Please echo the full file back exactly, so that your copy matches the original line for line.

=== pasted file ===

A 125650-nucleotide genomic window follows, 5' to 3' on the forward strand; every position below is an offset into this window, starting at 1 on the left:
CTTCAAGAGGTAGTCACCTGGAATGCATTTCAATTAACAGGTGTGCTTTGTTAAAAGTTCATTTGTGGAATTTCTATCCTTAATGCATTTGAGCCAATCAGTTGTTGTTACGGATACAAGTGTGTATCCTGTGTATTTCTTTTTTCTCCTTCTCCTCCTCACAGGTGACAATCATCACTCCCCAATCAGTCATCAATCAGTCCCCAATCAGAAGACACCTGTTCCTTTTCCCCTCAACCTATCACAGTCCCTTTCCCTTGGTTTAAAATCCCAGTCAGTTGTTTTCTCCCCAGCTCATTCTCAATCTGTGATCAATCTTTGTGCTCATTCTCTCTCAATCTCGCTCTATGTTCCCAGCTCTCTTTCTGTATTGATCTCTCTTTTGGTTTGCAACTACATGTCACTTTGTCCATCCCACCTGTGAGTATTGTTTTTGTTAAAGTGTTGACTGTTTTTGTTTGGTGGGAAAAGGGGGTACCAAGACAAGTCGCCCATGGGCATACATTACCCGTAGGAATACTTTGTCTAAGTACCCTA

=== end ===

A 125650-nucleotide genomic window follows, 5' to 3' on the forward strand; every position below is an offset into this window, starting at 1 on the left:
CTTCAAGAGGTAGTCACCTGGAATGCATTTCAATTAACAGGTGTGCTTTGTTAAAAGTTCATTTGTGGAATTTCTATCCTTAATGCATTTGAGCCAATCAGTTGTTGTTACGGATACAAGTGTGTATCCTGTGTATTTCTTTTTTCTCCTTCTCCTCCTCACAGGTGACAATCATCACTCCCCAATCAGTCATCAATCAGTCCCCAATCAGAAGACACCTGTTCCTTTTCCCCTCAACCTATCACAGTCCCTTTCCCTTGGTTTAAAATCCCAGTCAGTTGTTTTCTCCCCAGCTCATTCTCAATCTGTGATCAATCTTTGTGCTCATTCTCTCTCAATCTCGCTCTATGTTCCCAGCTCTCTTTCTGTATTGATCTCTCTTTTGGTTTGCAACTACATGTCACTTTGTCCATCCCACCTGTGAGTATTGTTTTTGTTAAAGTGTTGACTGTTTTTGTTTGGTGGGAAAAGGGGGTACCAAGACAAGTCGCCCATGGGCATACATTACCCGTAGGAATACTTTGTCTAAGTACCCTA